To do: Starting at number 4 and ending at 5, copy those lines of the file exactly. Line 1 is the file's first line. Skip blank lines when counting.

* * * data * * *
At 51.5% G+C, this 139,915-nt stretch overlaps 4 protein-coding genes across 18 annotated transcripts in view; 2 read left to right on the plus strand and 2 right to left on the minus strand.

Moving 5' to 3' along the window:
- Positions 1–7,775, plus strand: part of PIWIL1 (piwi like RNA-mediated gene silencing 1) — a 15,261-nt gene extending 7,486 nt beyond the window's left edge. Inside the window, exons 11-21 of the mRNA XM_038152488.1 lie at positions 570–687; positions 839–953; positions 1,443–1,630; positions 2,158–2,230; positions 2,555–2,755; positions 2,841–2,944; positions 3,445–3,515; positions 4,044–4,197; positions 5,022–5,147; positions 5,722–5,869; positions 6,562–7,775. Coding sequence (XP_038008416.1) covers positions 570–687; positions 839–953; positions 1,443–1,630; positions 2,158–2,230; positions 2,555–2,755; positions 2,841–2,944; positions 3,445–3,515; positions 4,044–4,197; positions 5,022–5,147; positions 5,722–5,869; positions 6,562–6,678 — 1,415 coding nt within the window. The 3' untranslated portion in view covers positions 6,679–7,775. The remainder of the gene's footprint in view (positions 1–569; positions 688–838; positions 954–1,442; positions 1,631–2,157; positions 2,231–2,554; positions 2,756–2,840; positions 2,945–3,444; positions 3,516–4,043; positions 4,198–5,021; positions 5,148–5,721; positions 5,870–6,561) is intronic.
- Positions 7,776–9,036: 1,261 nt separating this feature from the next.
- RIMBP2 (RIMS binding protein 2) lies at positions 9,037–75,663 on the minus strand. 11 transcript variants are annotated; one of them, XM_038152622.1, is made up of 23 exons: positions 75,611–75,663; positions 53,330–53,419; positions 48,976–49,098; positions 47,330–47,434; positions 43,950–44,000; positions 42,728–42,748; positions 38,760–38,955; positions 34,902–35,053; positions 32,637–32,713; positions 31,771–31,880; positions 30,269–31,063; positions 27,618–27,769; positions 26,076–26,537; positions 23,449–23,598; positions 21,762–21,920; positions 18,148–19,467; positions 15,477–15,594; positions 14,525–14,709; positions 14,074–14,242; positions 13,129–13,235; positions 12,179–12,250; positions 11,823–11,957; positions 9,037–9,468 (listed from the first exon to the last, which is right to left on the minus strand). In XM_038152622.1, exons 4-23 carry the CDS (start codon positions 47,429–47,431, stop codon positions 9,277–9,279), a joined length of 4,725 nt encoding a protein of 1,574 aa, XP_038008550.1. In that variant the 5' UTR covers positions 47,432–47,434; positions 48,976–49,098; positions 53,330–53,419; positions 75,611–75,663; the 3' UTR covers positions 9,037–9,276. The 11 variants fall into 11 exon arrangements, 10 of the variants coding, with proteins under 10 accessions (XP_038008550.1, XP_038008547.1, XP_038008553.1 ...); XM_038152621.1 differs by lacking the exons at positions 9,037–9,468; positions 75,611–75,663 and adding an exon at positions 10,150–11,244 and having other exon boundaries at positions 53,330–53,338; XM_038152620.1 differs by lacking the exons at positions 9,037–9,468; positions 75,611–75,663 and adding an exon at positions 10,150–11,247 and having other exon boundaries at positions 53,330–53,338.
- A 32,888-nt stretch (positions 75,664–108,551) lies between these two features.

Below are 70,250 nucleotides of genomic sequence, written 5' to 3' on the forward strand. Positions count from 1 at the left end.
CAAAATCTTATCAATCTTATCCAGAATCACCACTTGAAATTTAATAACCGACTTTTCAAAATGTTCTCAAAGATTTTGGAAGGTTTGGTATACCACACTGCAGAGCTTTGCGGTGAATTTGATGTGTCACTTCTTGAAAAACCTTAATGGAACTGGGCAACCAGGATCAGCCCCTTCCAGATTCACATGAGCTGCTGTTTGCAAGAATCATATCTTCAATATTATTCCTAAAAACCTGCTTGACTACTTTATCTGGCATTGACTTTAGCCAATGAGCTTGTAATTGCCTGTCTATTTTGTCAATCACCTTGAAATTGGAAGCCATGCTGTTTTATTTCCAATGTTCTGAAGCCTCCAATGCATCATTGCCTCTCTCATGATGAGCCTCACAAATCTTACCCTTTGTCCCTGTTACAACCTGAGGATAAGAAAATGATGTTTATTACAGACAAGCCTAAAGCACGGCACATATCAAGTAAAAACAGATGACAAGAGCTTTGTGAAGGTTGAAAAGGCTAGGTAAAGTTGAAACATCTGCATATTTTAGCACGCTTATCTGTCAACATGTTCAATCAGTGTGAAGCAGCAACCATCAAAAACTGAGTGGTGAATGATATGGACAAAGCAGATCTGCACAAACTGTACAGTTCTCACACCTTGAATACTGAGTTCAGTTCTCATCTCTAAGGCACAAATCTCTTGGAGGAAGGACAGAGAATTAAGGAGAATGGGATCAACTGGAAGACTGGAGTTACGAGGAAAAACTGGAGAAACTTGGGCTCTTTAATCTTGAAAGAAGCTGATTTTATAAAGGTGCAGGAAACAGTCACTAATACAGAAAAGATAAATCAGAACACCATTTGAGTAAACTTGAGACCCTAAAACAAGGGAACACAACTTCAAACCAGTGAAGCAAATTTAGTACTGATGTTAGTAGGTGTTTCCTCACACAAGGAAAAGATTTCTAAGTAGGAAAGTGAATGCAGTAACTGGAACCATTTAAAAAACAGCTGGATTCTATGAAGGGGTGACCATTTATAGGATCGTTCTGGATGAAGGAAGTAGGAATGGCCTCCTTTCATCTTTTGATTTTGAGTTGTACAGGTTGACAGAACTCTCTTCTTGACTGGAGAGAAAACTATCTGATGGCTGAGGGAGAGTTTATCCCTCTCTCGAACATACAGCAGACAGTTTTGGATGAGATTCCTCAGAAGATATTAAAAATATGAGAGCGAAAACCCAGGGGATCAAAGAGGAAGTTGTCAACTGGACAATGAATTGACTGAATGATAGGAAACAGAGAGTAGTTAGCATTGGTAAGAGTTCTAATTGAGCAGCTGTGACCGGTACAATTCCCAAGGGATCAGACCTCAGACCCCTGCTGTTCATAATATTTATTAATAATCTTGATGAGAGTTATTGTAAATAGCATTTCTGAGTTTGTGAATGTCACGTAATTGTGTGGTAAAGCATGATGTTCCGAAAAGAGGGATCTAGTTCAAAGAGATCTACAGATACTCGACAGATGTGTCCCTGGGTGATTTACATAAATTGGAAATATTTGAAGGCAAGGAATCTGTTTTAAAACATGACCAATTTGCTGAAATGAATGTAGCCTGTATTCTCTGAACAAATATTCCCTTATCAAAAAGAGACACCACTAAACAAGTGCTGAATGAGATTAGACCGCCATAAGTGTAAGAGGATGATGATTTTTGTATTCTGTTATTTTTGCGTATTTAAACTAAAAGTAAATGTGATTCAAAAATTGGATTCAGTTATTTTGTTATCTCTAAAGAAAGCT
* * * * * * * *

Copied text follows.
- Positions 7,776–9,036: 1,261 nt separating this feature from the next.
- RIMBP2 (RIMS binding protein 2) lies at positions 9,037–75,663 on the minus strand. 11 transcript variants are annotated; one of them, XM_038152622.1, is made up of 23 exons: positions 75,611–75,663; positions 53,330–53,419; positions 48,976–49,098; positions 47,330–47,434; positions 43,950–44,000; positions 42,728–42,748; positions 38,760–38,955; positions 34,902–35,053; positions 32,637–32,713; positions 31,771–31,880; positions 30,269–31,063; positions 27,618–27,769; positions 26,076–26,537; positions 23,449–23,598; positions 21,762–21,920; positions 18,148–19,467; positions 15,477–15,594; positions 14,525–14,709; positions 14,074–14,242; positions 13,129–13,235; positions 12,179–12,250; positions 11,823–11,957; positions 9,037–9,468 (listed from the first exon to the last, which is right to left on the minus strand). In XM_038152622.1, exons 4-23 carry the CDS (start codon positions 47,429–47,431, stop codon positions 9,277–9,279), a joined length of 4,725 nt encoding a protein of 1,574 aa, XP_038008550.1. In that variant the 5' UTR covers positions 47,432–47,434; positions 48,976–49,098; positions 53,330–53,419; positions 75,611–75,663; the 3' UTR covers positions 9,037–9,276. The 11 variants fall into 11 exon arrangements, 10 of the variants coding, with proteins under 10 accessions (XP_038008550.1, XP_038008547.1, XP_038008553.1 ...); XM_038152621.1 differs by lacking the exons at positions 9,037–9,468; positions 75,611–75,663 and adding an exon at positions 10,150–11,244 and having other exon boundaries at positions 53,330–53,338; XM_038152620.1 differs by lacking the exons at positions 9,037–9,468; positions 75,611–75,663 and adding an exon at positions 10,150–11,247 and having other exon boundaries at positions 53,330–53,338.